Is Your Recruiter Asking the Right Questions?

The direction of any conversation is very much dictated by the questions that are asked.

For anyone in a client-facing role, being able to get to know your client is critical in building a close relationship, but it is often the case that relationships remain on a superficial level because service providers are afraid to dig a little deeper and ask the difficult questions.

In my view, asking the right questions shows that you care.

In an occupation, such as recruitment, it is essential that this partnership is close. Being entrusted with a new role to work on is exciting for any recruiter, but some are carried away in this excitement rather than digging deeper to understand whether they can fill it or not. There is a fine line between “I’ll give it a go” and “I think I can do it.” The deciding factor is the knowledge of what the undertaking requires.

Asking questions is one of the most enjoyable parts of my job. It allows me to delve into the details of the position and company culture the hiring manager and often helps the client refine their thought process along the way. In teasing out the details of the role, it is often the case that the client-recruiter relationship is strengthened, and for me, this is an additional part of the value we can add. We have experience recruiting for similar roles, and are aware of market realities which may not have occurred to the hiring manager. It is our duty to explore the threats as well as the opportunities – only then can every avenue be explored with eyes wide open.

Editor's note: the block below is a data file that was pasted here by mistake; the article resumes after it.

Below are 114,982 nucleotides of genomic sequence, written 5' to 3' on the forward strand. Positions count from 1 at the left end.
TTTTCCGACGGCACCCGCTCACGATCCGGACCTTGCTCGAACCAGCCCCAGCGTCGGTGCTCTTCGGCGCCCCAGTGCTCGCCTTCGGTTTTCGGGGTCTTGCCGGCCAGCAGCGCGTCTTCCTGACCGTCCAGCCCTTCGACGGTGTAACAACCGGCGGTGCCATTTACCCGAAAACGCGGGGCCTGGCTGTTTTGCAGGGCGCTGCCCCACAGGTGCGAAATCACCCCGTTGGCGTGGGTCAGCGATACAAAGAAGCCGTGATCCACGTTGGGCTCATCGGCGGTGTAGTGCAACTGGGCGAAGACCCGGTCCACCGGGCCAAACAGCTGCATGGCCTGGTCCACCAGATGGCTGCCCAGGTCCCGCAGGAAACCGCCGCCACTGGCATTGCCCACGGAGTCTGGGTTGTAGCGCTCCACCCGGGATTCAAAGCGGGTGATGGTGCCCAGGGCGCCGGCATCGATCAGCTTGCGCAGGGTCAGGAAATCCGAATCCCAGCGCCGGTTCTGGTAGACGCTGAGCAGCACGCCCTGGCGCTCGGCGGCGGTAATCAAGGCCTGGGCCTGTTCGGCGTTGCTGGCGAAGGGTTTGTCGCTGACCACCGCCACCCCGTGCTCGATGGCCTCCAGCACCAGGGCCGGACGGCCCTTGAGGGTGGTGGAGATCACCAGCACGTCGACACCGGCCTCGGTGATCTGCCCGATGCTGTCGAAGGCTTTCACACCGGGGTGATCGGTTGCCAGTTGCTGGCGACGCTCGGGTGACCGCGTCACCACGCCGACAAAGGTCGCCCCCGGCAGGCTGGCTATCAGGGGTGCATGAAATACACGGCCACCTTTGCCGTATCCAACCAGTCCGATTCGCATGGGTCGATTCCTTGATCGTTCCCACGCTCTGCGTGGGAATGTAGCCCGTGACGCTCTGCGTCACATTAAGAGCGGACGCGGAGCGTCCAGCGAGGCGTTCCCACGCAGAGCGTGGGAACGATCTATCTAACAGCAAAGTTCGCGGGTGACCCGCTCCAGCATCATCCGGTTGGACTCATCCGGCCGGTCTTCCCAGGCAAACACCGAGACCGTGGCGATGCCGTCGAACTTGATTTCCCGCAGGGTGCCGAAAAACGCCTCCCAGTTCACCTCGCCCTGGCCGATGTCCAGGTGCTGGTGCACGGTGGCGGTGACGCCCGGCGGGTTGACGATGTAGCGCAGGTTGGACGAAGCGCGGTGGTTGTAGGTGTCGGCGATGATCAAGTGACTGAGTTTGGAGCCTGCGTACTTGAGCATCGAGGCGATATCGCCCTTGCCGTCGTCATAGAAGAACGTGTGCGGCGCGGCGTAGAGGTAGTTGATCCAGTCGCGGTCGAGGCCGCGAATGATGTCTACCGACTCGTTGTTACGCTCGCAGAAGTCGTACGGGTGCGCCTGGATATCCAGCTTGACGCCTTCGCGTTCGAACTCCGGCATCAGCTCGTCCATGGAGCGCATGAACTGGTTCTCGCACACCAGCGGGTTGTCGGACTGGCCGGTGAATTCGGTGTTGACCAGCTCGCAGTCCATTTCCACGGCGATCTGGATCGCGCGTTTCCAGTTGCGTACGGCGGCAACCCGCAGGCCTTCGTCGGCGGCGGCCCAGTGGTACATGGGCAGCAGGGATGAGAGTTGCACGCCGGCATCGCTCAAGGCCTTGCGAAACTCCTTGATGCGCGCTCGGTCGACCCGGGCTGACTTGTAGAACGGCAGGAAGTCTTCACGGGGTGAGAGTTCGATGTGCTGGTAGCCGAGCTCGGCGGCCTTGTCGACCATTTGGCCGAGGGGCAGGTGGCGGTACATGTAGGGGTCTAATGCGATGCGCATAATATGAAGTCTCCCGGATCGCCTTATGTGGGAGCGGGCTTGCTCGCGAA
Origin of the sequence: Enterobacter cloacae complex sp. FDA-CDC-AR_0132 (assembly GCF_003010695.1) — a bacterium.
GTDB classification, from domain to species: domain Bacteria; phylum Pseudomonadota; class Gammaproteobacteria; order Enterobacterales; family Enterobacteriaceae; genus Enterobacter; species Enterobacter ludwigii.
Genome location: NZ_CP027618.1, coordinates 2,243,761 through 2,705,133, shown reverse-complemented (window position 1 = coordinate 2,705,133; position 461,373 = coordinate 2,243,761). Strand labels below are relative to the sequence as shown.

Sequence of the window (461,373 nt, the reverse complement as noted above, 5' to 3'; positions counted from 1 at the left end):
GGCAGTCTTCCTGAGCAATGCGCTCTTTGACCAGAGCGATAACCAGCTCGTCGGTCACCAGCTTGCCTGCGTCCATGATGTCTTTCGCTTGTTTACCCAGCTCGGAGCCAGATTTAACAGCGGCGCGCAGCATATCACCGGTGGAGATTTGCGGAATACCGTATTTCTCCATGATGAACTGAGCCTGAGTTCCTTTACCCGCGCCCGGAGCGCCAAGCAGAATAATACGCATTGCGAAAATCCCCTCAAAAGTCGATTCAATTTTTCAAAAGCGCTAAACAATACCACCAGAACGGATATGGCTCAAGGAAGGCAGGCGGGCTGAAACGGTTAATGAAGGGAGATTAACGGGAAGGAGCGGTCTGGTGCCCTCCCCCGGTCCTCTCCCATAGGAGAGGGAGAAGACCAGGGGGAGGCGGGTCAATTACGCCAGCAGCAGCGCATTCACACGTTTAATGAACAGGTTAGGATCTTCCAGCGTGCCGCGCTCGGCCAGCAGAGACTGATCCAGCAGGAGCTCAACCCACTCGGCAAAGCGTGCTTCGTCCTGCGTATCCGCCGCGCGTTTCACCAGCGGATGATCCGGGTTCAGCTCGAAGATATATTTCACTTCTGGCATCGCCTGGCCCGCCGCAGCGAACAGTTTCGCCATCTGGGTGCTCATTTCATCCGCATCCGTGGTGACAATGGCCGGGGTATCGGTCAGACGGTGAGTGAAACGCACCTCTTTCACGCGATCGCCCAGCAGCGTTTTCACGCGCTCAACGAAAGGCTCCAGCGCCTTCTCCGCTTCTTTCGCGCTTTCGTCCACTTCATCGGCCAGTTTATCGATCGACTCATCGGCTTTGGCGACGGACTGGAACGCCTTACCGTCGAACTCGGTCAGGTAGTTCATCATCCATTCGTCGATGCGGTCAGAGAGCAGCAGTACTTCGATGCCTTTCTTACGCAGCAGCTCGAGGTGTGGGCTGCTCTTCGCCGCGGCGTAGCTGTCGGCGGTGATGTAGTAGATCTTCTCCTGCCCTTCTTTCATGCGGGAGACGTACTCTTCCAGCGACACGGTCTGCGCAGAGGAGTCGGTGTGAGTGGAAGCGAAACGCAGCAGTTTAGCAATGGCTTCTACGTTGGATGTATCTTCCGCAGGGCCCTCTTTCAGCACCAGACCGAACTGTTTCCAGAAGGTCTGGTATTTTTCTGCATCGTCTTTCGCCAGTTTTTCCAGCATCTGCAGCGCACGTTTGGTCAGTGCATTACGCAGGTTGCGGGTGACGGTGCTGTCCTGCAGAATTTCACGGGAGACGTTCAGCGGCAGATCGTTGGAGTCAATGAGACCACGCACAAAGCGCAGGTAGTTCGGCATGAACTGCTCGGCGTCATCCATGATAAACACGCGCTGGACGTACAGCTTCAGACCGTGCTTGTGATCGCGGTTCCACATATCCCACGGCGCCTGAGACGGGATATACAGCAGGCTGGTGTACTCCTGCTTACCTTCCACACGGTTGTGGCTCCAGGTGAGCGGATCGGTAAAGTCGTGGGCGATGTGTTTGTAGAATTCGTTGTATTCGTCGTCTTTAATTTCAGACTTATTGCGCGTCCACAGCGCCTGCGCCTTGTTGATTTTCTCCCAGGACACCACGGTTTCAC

I find that asking questions is an incredible way to build credibility which leads to a developing trust. Asking open ended questions without any expectation of what the answer might be allows a client to give the most unconventional of replies. No one works from the textbook, and no one job brief is the same. When you can understand the nuances, you can find creative solutions with candidates who may not be a fit on a superficial level, but when you dig deeper, they may have many of the required qualities.

From our earliest schooldays, we may fear asking questions because we think they expose a weakness or lack of knowledge. Recruiters pride themselves on being well informed of the markets they serve, but we can never know as much as those doing the actual work. Asking intelligent questions to improve our understanding of the client and what they need affords us the opportunity to better serve them. Perspective is a wonderful thing and the more we understand our client’s perspective the more effective and useful we become for them. It can be what helps you see the world in a different light.

Naturally, the raison d’etre of a question is to find an answer. If you can’t find the answers, your future questions won’t be so welcome, but if you do your best to advance your understanding of a given situation, respondents will nearly always be happy to help you explore things.

Who, what, where, why, when. The most powerful words in the world.